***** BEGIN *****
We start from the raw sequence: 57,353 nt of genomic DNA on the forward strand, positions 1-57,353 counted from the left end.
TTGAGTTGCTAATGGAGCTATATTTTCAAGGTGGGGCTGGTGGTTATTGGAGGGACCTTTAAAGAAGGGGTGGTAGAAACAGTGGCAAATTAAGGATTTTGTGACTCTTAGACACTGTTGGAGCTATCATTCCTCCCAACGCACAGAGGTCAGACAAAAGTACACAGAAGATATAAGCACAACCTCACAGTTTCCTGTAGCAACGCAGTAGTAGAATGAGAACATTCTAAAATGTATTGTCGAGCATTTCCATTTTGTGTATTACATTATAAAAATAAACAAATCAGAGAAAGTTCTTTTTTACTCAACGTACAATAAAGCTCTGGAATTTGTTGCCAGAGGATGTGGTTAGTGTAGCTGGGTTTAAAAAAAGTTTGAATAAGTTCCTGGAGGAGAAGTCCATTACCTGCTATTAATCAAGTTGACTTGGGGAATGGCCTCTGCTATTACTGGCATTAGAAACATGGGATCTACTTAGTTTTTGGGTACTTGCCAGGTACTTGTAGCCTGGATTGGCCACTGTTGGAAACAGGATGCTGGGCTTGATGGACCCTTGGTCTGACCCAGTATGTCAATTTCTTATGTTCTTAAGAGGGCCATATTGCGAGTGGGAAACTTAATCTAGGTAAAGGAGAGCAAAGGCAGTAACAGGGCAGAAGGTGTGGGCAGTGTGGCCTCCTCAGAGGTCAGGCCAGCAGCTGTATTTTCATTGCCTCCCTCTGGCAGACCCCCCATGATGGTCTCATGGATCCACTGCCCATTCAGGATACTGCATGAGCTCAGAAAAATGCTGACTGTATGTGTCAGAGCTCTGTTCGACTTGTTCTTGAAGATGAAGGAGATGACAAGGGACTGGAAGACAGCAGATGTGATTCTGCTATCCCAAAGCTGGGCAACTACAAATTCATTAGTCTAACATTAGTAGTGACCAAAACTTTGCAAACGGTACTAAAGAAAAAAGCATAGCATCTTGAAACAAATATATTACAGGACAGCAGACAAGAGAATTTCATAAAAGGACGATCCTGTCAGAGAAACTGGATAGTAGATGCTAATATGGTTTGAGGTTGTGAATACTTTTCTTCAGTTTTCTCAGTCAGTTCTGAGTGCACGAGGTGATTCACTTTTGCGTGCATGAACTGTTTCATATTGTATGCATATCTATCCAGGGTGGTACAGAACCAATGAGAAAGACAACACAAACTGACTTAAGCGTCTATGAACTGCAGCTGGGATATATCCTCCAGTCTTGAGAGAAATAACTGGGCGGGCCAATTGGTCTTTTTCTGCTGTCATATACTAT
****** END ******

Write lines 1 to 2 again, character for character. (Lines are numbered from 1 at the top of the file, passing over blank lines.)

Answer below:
We start from the raw sequence: 57,353 nt of genomic DNA on the forward strand, positions 1-57,353 counted from the left end.
TTGAGTTGCTAATGGAGCTATATTTTCAAGGTGGGGCTGGTGGTTATTGGAGGGACCTTTAAAGAAGGGGTGGTAGAAACAGTGGCAAATTAAGGATTTTGTGACTCTTAGACACTGTTGGAGCTATCATTCCTCCCAACGCACAGAGGTCAGACAAAAGTACACAGAAGATATAAGCACAACCTCACAGTTTCCTGTAGCAACGCAGTAGTAGAATGAGAACATTCTAAAATGTATTGTCGAGCATTTCCATTTTGTGTATTACATTATAAAAATAAACAAATCAGAGAAAGTTCTTTTTTACTCAACGTACAATAAAGCTCTGGAATTTGTTGCCAGAGGATGTGGTTAGTGTAGCTGGGTTTAAAAAAAGTTTGAATAAGTTCCTGGAGGAGAAGTCCATTACCTGCTATTAATCAAGTTGACTTGGGGAATGGCCTCTGCTATTACTGGCATTAGAAACATGGGATCTACTTAGTTTTTGGGTACTTGCCAGGTACTTGTAGCCTGGATTGGCCACTGTTGGAAACAGGATGCTGGGCTTGATGGACCCTTGGTCTGACCCAGTATGTCAATTTCTTATGTTCTTAAGAGGGCCATATTGCGAGTGGGAAACTTAATCTAGGTAAAGGAGAGCAAAGGCAGTAACAGGGCAGAAGGTGTGGGCAGTGTGGCCTCCTCAGAGGTCAGGCCAGCAGCTGTATTTTCATTGCCTCCCTCTGGCAGACCCCCCATGATGGTCTCATGGATCCACTGCCCATTCAGGATACTGCATGAGCTCAGAAAAATGCTGACTGTATGTGTCAGAGCTCTGTTCGACTTGTTCTTGAAGATGAAGGAGATGACAAGGGACTGGAAGACAGCAGATGTGATTCTGCTATCCCAAAGCTGGGCAACTACAAATTCATTAGTCTAACATTAGTAGTGACCAAAACTTTGCAAACGGTACTAAAGAAAAAAGCATAGCATCTTGAAACAAATATATTACAGGACAGCAGACAAGAGAATTTCATAAAAGGACGATCCTGTCAGAGAAACTGGATAGTAGATGCTAATATGGTTTGAGGTTGTGAATACTTTTCTTCAGTTTTCTCAGTCAGTTCTGAGTGCACGAGGTGATTCACTTTTGCGTGCATGAACTGTTTCATATTGTATGCATATCTATCCAGGGTGGTACAGAACCAATGAGAAAGACAACACAAACTGACTTAAGCGTCTATGAACTGCAGCTGGGATATATCCTCCAGTCTTGAGAGAAATAACTGGGCGGGCCAATTGGTCTTTTTCTGCTGTCATATACTAT